I mentioned earlier this week that pharmaceutical stocks had jumped after the election of Donald Trump, apparently on the expectation that under Trump and his fellow Republicans, the biotech industry no longer had to worry about efforts to keep skyrocketing drug prices within reason.
As the folks at Business Insider document the leap:
At first, that jump might seem curious. After all, as the Washington Post points out, Trump had campaigned on the issue of allowing lower-cost drugs to be imported from overseas as a way to moderate drug prices. At one point, Trump had also backed allowing Medicare to use its immense buying power to negotiate drug prices, which would drive costs down for everyone. (Soaring drug prices have been one of the biggest drivers of increasing health-insurance rates.)
“When it comes time to negotiate the cost of drugs, we are going to negotiate like crazy,” Trump promised a crowd in New Hampshire back in February. “The drug companies probably have the second or third most powerful lobby in this country. They get the politicians, and every single one of them is getting money from them.”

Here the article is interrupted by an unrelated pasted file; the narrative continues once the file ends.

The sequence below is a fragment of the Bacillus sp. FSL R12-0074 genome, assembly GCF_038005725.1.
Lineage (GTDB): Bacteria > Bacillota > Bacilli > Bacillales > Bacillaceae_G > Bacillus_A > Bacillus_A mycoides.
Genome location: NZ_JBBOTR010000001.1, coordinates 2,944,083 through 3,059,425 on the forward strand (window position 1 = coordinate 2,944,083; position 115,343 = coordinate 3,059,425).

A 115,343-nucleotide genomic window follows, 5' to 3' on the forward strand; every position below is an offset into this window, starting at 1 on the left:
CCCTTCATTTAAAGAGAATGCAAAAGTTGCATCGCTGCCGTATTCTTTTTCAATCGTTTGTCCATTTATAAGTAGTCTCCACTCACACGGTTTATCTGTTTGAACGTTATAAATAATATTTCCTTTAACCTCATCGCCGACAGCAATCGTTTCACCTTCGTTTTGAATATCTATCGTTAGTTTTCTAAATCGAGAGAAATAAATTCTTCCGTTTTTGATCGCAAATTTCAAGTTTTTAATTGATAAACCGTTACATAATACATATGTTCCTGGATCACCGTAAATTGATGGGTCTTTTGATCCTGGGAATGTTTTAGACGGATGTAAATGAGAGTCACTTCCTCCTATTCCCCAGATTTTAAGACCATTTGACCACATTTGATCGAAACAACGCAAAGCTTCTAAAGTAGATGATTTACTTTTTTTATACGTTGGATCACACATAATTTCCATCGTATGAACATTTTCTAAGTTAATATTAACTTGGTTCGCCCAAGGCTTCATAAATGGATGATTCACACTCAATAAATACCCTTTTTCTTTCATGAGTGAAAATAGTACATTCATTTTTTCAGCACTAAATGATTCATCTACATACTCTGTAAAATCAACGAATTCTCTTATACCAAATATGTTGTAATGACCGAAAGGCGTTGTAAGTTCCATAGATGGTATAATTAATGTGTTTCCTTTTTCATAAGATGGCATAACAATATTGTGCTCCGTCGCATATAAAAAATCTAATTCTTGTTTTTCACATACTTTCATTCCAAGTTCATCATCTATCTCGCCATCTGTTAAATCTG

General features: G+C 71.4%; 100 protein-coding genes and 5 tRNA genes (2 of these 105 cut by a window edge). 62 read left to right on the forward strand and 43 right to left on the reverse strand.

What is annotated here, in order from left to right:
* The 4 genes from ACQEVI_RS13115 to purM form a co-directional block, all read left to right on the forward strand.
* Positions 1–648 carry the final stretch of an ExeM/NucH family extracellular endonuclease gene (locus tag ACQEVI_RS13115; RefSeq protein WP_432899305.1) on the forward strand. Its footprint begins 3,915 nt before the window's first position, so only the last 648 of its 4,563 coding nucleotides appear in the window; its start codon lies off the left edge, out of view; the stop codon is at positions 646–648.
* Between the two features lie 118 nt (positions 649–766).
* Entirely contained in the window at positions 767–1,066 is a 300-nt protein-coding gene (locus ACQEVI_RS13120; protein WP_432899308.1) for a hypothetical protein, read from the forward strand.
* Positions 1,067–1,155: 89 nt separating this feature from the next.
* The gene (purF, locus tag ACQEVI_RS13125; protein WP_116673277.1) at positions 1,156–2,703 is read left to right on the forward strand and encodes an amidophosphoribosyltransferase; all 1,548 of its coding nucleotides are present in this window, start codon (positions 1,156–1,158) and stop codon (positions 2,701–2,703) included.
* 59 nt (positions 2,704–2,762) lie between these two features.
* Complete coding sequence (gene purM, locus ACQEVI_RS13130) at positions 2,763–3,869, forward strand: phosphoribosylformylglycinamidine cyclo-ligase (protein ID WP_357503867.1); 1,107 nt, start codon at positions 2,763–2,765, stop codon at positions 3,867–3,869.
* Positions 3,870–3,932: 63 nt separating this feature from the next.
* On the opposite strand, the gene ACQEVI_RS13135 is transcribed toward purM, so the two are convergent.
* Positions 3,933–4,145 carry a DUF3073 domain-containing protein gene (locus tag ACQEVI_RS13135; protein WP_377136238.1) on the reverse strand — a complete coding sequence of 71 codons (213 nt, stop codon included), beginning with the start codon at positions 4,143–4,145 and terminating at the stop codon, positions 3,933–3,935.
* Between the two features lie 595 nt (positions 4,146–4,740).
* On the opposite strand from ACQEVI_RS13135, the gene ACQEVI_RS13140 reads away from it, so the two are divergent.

In fact, if you go to the Trump campaign site, you might still find the following language if it hasn’t been scrubbed yet:
“Congress will need the courage to step away from the special interests and do what is right for America. Though the pharmaceutical industry is in the private sector, drug companies provide a public service. Allowing consumers access to imported, safe and dependable drugs from overseas will bring more options to consumers.”
Pretty clear, right? Well, here’s the thing. The Trump transition team has now released its list of health-care goals and policies, and somehow there’s suddenly no mention of allowing imported drugs. It just … vanished! As the Post points out:
” …. the (Trump) transition’s website omits what had been the Republican nominee’s call for Congress to allow Americans to import prescription drugs from countries where they are sold at lower prices. This idea has long been favored by Democratic lawmakers but repeatedly blocked by Republicans.”
“The biotech and pharma rally benefited John Paulson, one of Trump’s economic advisers. On Wednesday, Paulson’s hedge fund Paulson & Co. made $463 million, largely due to the fund’s pharmaceutical investments.”
This is a pattern that you’re going to see repeated over and over and over again, on issue after issue. The con has worked, the marks have swallowed it hook, line and sinker and now it’s time to cash in. The swamp isn’t going to be drained; the swamp is getting bigger by the minute.